Monday, 6 June 2016

Of Red Gold and Our Food System

After the madness, the season after. As a few baskets of tomatoes are trickling into our market stands one can only hope that the lessons of this tomato scarcity are not lost with the euphoria of seeing the worlds most popular fruit on display again.

We all heard the stories, we all experienced it in our own unique way. In my house we replaced the efficient rice and stew with the festive jollof rice but we were not celebrating. A different kind of party was starting that would really make me take a hard look again at our food value chain. As a farmer and an avid foodie, the picture was grim. The tomato scarcity was buzzing on social media, conventional media and every neighborhood media. Some people started the Tomatoeless stew, Tomatoeless jollof and all sorts of Tomatoeless recipes. Bride price was calculated in tomato baskets!! It was just insane. I found it quite telling that the buzz about the scarcity was everywhere while not much was said two months earlier when tomato farmers and sellers were cursing their luck with the glut of products in the market. Big baskets of tomatoes were going for 2000 naira and nobody raised any alarm. Why was it so suddenly abundant,? How were tomato growers faring? Can this process be sustained? The truth is after every season of abundance invariably comes scarcity.

The main cause of the scarcity was attributed to a form of tomato disease ravaging the three key Northern states that grows majority of the countries tomatos and all other vegetables for that matter. Also there were stories of massive paste manufacturing companies opening up across the country competiting with the open market for tomatoes. All this factors combined to create the worst tomato scarcity that the Nigerian economy had experienced. The main lesson I drew from this scarcity was that 1. Today it's tomato tommorow it could be rice, ground nut oil, egusi, yam or palm oil 2. Large scale agribusiness isn't a silver bullet to solving the issues of food security.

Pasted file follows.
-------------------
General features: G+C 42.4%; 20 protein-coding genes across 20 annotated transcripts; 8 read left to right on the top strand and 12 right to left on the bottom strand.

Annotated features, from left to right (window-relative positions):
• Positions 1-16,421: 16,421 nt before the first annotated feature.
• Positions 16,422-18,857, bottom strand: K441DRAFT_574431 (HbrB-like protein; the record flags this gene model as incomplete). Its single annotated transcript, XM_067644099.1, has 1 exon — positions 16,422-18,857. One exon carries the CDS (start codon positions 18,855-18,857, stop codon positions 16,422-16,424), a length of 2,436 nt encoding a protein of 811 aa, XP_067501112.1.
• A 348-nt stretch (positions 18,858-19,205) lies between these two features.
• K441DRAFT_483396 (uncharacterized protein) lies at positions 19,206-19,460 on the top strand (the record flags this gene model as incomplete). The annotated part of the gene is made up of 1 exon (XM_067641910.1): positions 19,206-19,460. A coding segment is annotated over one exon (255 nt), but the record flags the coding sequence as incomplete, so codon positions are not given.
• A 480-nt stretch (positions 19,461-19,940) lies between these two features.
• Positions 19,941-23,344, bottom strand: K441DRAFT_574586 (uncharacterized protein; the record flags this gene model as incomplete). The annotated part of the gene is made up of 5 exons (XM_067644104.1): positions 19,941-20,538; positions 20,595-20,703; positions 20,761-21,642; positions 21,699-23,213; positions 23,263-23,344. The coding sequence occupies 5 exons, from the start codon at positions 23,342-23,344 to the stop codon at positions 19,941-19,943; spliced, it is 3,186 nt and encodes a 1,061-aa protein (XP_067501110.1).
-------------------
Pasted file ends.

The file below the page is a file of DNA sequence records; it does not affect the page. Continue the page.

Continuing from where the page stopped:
Our politicians have collectively made our consciousness irritated by certain words. Food security is one of such words. But don't be fooled by the hype the threat is real. Our food systems needs to be designed to be able to withstand any disruption to the production or supply pattern. The continued emphasis on monocropping by big Agro firms is not just dangerous but diabolical. Monocropping increases the chance of pest infestations, disease proliferation and destruction of soil structure. The other more serious issues is of our disjointed food systems. When the food we eat comes from miles away, their is a high level of threat to our food security. Not only is food with high mileage bad for the environment it creates a level of ignorance amongst the consumers leaving them susceptible to eating anything you put on their plates without thought of how it was produced, where and how the rice on your plate affects the livelihood of the grower. The disconnect between grower and food consumer damages our environment our economy and more importantly our health.
The tomato scarcity for one made alot of people start asking questions about Tomatoes, what is happening? Is this from Jos? Kano? Or a greenhouse down the road? I explained with relish the various cultivars of tomatoes their taste and texture differences with keen interest from buyers because tomato had suddenly become red gold. The various factors that shape our food prices became objects of interests to the consumers. Which can only be a good thing. Don't get me wrong, this scarcity was not a blessing but rather an opportunity to restructure our food system in this country and all over the globe to gain resilience. Various innovations are coming into agriculture which can help. The rise of Community Structured Agriculture (CSA) where farmers grow in smaller micro farms to cater for the need of a specific community is becoming popular and essential. These farmers boycott the traditional middletraders I. E. Supermarkets, distributors, wholesalers to sell directly to homes and restaurants. There is also a case for farming using urban spaces that lay to waste thereby distributing production closer to the consumer. This is very much in tune with the 21st century approach to production where the consumer becomes a prosumer - a producer-consumer. They dictate the production process and products to their own needs and tastes. Agriculture has adopted this model with high level of success. Feeding people locally helps create resilient communities and generate a deeper level of connection that is absent in the current food system. If you know the family that would eat your chicken, you would think twice about what antibiotics or feeds you use on the birds. The other rewarding aspect of locally produced food with low mileage is that food prices are relatively stable all season long and not subject to other factors like fuel costs.

There is no silver-bullet for food security challenges but a diversified approach and more public inclusiveness in the food systems would help avoid another tomato scarcity like the one we just experienced. It's time for our communities to claim back our food value chain.